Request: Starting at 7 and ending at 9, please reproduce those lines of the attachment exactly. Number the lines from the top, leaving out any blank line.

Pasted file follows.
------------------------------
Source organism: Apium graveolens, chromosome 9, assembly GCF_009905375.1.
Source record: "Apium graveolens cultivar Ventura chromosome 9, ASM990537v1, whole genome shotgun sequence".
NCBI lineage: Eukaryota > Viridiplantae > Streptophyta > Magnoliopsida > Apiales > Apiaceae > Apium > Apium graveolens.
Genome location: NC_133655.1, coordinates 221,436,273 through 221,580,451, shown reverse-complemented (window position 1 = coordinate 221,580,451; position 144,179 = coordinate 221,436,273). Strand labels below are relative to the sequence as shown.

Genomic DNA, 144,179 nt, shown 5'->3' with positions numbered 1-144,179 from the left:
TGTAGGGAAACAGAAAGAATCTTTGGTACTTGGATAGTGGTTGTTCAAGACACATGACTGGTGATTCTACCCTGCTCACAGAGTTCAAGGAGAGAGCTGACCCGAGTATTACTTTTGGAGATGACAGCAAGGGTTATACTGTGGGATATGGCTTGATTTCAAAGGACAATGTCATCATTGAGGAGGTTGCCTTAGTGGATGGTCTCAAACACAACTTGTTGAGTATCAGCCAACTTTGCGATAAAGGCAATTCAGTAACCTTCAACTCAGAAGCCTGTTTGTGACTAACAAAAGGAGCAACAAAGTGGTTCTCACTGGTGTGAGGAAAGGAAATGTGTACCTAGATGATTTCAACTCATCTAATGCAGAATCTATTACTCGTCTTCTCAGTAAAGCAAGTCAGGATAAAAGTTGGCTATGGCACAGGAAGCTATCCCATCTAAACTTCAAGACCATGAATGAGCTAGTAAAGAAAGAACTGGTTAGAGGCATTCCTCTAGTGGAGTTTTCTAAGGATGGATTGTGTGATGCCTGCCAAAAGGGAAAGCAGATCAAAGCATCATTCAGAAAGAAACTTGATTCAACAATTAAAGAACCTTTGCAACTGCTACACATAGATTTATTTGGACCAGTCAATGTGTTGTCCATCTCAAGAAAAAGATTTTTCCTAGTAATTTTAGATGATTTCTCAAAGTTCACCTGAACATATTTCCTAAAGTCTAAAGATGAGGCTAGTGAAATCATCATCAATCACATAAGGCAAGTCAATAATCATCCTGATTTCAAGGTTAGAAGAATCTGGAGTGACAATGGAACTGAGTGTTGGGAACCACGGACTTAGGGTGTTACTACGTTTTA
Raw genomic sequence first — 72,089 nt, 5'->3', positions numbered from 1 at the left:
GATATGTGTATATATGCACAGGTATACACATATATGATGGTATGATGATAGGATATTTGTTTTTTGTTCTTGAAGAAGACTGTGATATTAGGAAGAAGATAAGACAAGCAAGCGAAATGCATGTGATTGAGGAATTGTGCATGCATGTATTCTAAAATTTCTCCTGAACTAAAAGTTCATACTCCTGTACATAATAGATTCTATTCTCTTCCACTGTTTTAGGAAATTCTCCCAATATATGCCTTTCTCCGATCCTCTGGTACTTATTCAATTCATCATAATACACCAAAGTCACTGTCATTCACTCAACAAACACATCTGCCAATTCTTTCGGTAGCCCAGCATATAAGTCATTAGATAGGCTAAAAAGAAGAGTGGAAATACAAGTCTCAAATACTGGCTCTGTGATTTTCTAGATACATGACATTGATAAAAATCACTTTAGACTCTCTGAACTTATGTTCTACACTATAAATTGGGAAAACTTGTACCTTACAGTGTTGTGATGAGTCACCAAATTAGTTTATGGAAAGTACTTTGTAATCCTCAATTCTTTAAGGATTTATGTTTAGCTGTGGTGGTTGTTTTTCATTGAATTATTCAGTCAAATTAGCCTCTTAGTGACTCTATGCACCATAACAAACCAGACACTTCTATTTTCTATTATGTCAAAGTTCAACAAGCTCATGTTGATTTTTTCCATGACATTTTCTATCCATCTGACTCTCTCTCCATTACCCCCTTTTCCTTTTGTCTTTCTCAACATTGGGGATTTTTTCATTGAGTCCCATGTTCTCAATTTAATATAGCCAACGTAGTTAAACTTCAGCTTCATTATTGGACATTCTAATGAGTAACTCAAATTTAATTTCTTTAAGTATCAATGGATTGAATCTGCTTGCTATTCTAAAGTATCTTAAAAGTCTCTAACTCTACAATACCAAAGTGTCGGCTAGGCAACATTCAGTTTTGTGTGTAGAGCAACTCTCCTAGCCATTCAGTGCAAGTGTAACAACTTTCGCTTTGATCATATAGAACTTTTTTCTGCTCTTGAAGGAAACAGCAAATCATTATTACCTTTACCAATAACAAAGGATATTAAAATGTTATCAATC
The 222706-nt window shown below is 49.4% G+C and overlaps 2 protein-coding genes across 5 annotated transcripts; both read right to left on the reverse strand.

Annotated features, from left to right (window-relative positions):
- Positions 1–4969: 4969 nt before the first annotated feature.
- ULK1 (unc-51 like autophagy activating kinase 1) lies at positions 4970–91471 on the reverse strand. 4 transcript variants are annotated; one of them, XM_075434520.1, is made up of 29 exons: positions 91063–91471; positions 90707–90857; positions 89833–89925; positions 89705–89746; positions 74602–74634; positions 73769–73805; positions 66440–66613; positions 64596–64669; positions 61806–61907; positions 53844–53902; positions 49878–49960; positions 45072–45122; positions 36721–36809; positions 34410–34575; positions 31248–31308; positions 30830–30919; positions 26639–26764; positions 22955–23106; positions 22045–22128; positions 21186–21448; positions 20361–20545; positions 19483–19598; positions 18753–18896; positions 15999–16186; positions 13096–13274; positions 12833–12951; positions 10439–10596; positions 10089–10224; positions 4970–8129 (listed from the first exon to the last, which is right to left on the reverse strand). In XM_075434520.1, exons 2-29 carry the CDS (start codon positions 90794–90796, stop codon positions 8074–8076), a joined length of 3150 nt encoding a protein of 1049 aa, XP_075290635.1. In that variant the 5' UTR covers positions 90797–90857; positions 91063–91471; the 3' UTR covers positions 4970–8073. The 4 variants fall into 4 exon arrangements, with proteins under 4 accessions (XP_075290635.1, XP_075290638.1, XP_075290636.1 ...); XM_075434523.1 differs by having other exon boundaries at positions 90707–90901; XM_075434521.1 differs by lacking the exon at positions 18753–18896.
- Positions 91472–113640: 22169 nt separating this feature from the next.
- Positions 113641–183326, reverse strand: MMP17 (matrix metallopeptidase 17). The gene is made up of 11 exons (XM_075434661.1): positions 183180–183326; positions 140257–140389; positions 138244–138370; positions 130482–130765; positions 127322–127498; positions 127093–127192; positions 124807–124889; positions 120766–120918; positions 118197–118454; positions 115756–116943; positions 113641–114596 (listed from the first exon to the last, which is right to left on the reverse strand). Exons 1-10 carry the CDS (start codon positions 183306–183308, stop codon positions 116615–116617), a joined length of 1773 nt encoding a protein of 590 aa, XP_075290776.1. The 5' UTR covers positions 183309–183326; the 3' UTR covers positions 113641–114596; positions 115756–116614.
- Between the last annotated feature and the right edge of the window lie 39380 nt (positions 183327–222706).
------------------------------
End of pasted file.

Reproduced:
Raw genomic sequence first — 72,089 nt, 5'->3', positions numbered from 1 at the left:
GATATGTGTATATATGCACAGGTATACACATATATGATGGTATGATGATAGGATATTTGTTTTTTGTTCTTGAAGAAGACTGTGATATTAGGAAGAAGATAAGACAAGCAAGCGAAATGCATGTGATTGAGGAATTGTGCATGCATGTATTCTAAAATTTCTCCTGAACTAAAAGTTCATACTCCTGTACATAATAGATTCTATTCTCTTCCACTGTTTTAGGAAATTCTCCCAATATATGCCTTTCTCCGATCCTCTGGTACTTATTCAATTCATCATAATACACCAAAGTCACTGTCATTCACTCAACAAACACATCTGCCAATTCTTTCGGTAGCCCAGCATATAAGTCATTAGATAGGCTAAAAAGAAGAGTGGAAATACAAGTCTCAAATACTGGCTCTGTGATTTTCTAGATACATGACATTGATAAAAATCACTTTAGACTCTCTGAACTTATGTTCTACACTATAAATTGGGAAAACTTGTACCTTACAGTGTTGTGATGAGTCACCAAATTAGTTTATGGAAAGTACTTTGTAATCCTCAATTCTTTAAGGATTTATGTTTAGCTGTGGTGGTTGTTTTTCATTGAATTATTCAGTCAAATTAGCCTCTTAGTGACTCTATGCACCATAACAAACCAGACACTTCTATTTTCTATTATGTCAAAGTTCAACAAGCTCATGTTGATTTTTTCCATGACATTTTCTATCCATCTGACTCTCTCTCCATTACCCCCTTTTCCTTTTGTCTTTCTCAACATTGGGGATTTTTTCATTGAGTCCCATGTTCTCAATTTAATATAGCCAACGTAGTTAAACTTCAGCTTCATTATTGGACATTCTAATGAGTAACTCAAATTTAATTTCTTTAAGTATCAATGGATTGAATCTGCTTGCTATTCTAAAGTATCTTAAAAGTCTCTAACTCTACAATACCAAAGTGTCGGCTAGGCAACATTCAGTTTTGTGTGTAGAGCAACTCTCCTAGCCATTCAGTGCAAGTGTAACAACTTTCGCTTTGATCATATAGAACTTTTTTCTGCTCTTGAAGGAAACAGCAAATCATTATTACCTTTACCAATAACAAAGGATATTAAAATGTTATCAATC
The 222706-nt window shown below is 49.4% G+C and overlaps 2 protein-coding genes across 5 annotated transcripts; both read right to left on the reverse strand.